These types of plan will have no cash in value at any time, and will cease at the end of the term. If premiums are not maintained, then cover will lapse.

Trusts and Inheritance Tax Planning is not regulated by the FCA.

Whole of Life insurance guarantees to pay out in the event of death, whenever it occurs. For a given premium, cover is provided for your whole life. The premium you pay can either be purely for cover in which case it is guaranteed or it could also include an investment element which could provide a cash-in value should the cover no longer be needed in future.

How the Insurance Benefits are Paid For:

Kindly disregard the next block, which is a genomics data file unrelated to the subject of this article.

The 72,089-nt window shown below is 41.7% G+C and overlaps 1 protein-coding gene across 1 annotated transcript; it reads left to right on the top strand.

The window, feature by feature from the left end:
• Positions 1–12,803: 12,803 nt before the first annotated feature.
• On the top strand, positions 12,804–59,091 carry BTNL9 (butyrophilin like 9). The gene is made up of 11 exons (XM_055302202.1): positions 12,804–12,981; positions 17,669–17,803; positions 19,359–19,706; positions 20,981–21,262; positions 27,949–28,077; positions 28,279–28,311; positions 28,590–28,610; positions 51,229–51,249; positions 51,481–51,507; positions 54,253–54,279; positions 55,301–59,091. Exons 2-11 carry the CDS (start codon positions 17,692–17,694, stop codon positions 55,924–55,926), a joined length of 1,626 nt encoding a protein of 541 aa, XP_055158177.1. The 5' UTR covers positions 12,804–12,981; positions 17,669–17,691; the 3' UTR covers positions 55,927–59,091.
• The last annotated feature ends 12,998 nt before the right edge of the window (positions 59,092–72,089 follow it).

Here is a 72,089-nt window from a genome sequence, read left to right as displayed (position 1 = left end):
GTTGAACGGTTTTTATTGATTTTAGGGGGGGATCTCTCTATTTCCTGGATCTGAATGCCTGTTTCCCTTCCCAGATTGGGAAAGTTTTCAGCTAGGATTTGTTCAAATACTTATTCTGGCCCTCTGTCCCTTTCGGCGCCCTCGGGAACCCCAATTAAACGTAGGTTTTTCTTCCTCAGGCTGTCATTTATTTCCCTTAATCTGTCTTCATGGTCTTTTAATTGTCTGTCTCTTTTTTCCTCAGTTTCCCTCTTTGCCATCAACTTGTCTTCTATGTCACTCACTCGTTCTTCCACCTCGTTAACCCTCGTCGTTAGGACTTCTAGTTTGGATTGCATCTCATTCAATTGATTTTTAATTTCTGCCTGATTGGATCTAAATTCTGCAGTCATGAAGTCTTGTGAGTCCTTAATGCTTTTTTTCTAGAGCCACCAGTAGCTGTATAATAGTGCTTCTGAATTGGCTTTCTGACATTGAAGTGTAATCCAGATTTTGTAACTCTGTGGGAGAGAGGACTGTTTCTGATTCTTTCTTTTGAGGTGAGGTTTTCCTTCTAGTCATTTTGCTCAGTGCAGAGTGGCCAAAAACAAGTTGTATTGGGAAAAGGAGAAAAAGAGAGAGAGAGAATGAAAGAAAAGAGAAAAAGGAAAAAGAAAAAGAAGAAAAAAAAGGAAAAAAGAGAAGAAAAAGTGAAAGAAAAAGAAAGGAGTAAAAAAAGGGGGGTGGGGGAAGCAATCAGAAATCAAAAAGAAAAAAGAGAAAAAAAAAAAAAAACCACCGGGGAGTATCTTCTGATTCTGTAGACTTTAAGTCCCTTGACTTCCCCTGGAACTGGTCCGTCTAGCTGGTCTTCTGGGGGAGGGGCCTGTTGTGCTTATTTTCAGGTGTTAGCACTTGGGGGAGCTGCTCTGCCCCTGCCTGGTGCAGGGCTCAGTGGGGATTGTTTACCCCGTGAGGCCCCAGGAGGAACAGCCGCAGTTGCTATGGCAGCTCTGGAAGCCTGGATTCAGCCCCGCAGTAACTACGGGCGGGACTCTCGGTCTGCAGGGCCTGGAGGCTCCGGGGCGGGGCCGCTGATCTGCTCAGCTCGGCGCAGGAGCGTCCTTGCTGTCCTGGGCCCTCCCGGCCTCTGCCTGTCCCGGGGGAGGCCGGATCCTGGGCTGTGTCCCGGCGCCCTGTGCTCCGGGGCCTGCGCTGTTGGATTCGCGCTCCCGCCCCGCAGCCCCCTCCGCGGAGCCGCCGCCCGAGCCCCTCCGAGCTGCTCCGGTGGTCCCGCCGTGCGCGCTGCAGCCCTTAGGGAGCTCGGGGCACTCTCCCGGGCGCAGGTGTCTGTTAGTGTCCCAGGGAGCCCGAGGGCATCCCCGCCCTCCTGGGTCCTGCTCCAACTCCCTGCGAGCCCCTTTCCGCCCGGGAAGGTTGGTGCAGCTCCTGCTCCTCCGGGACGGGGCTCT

A premium is charged based on the cost of providing the cover, the client’s age and health situation. There are various types of whole of life insurance:

Whole of life With Profits – the premium includes an investment element which participates in the insurer’s with profits fund. The investment element can help reduce the effects on inflation but the bonus rate cannot be guaranteed. Once added to the plan the bonus cannot be removed. The cover is suitable for those who wish to provide a tax free lump sum on death, or those who have a potential inheritance tax liability. The cost of the cover is set based on the client’s age and health, and takes into account the insurer’s expectations of investment performance and expenses.

Unit Linked whole of life policies – the premium is split between providing for the cost of the insurance cover, and investing into the insurer’s funds in order to subsidise the cost of cover in later years. The value of the investments and income from them may go down. You may not get back the original amount invested.